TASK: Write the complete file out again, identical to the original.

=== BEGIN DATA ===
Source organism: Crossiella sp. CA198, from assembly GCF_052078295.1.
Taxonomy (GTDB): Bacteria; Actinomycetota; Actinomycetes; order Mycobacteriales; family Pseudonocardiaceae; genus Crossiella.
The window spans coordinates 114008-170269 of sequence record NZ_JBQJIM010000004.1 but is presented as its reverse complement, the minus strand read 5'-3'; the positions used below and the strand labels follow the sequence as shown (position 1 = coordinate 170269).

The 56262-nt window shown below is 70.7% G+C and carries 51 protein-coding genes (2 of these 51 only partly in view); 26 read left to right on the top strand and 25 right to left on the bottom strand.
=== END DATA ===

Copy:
Source organism: Crossiella sp. CA198, from assembly GCF_052078295.1.
Taxonomy (GTDB): Bacteria; Actinomycetota; Actinomycetes; order Mycobacteriales; family Pseudonocardiaceae; genus Crossiella.
The window spans coordinates 114008-170269 of sequence record NZ_JBQJIM010000004.1 but is presented as its reverse complement, the minus strand read 5'-3'; the positions used below and the strand labels follow the sequence as shown (position 1 = coordinate 170269).

The 56262-nt window shown below is 70.7% G+C and carries 51 protein-coding genes (2 of these 51 only partly in view); 26 read left to right on the top strand and 25 right to left on the bottom strand.